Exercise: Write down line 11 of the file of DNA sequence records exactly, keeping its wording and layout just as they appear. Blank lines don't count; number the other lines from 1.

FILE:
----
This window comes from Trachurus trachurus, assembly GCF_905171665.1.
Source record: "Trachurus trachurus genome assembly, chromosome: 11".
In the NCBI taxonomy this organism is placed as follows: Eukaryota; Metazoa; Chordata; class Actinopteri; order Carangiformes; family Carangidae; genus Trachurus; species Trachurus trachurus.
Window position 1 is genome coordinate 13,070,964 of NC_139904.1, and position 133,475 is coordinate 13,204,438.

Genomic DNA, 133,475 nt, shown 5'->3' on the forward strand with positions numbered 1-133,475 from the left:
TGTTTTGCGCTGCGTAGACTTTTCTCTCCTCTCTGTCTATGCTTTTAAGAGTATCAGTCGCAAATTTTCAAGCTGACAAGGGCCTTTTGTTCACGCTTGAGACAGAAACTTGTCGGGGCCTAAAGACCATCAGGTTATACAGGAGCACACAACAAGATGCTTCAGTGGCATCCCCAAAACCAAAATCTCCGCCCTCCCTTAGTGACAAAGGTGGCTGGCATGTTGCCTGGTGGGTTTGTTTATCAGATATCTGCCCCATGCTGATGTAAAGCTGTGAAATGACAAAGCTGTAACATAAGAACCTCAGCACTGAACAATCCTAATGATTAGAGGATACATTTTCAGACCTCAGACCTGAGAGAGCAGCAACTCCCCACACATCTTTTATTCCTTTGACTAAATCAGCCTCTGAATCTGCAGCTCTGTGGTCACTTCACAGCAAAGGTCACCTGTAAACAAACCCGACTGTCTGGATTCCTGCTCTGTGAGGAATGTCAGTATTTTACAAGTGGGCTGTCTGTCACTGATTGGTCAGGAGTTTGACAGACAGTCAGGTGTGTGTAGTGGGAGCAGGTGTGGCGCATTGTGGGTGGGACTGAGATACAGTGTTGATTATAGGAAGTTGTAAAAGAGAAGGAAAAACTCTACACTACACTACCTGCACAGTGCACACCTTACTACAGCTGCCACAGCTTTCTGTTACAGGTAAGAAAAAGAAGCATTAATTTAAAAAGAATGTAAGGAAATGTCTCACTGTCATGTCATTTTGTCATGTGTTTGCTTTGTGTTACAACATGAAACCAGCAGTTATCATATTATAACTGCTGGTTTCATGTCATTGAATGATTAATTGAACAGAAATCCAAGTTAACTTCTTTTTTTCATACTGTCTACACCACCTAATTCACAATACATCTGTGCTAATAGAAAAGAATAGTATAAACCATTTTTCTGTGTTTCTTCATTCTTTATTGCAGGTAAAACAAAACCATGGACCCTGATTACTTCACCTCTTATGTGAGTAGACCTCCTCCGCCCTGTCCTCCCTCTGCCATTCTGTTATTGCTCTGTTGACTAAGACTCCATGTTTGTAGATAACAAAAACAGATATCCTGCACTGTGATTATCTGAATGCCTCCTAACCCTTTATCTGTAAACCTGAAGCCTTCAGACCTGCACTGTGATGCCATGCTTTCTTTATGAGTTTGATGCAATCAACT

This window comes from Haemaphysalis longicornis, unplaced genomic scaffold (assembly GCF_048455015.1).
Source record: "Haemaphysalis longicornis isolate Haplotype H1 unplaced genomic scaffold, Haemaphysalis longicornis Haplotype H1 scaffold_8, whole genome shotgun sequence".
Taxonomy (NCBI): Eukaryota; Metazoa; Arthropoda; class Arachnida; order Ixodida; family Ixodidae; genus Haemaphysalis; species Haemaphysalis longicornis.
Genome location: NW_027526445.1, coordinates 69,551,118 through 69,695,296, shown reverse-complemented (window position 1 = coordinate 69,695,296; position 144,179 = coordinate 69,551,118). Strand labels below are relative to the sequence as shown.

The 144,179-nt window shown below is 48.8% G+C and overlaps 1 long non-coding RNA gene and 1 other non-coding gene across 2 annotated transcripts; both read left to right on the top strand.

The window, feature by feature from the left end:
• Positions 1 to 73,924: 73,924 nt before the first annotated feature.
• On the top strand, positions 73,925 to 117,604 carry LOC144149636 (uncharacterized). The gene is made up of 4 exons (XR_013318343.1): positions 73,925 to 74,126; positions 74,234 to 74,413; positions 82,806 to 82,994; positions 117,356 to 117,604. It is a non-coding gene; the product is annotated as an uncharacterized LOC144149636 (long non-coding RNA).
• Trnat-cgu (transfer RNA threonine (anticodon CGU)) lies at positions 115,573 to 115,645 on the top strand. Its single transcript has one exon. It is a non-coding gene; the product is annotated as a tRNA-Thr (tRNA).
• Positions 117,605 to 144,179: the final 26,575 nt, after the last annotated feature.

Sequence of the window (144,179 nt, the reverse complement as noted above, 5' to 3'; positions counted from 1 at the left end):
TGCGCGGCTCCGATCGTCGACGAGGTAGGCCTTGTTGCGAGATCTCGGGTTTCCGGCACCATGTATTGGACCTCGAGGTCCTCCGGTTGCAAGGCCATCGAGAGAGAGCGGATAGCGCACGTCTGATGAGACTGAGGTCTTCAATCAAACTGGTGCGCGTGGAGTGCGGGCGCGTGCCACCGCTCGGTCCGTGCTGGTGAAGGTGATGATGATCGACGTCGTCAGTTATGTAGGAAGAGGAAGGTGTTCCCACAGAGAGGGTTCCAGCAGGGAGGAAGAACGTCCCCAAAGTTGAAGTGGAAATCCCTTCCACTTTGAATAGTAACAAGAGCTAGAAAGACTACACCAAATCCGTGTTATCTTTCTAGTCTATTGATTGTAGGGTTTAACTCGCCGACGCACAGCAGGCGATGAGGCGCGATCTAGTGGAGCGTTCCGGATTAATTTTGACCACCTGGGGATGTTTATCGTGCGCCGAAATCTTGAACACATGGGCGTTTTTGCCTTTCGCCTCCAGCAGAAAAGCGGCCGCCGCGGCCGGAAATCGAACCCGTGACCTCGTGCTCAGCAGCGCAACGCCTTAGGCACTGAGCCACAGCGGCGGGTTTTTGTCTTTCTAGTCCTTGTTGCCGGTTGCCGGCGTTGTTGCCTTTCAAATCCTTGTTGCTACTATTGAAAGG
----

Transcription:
The 144,179-nt window shown below is 48.8% G+C and overlaps 1 long non-coding RNA gene and 1 other non-coding gene across 2 annotated transcripts; both read left to right on the top strand.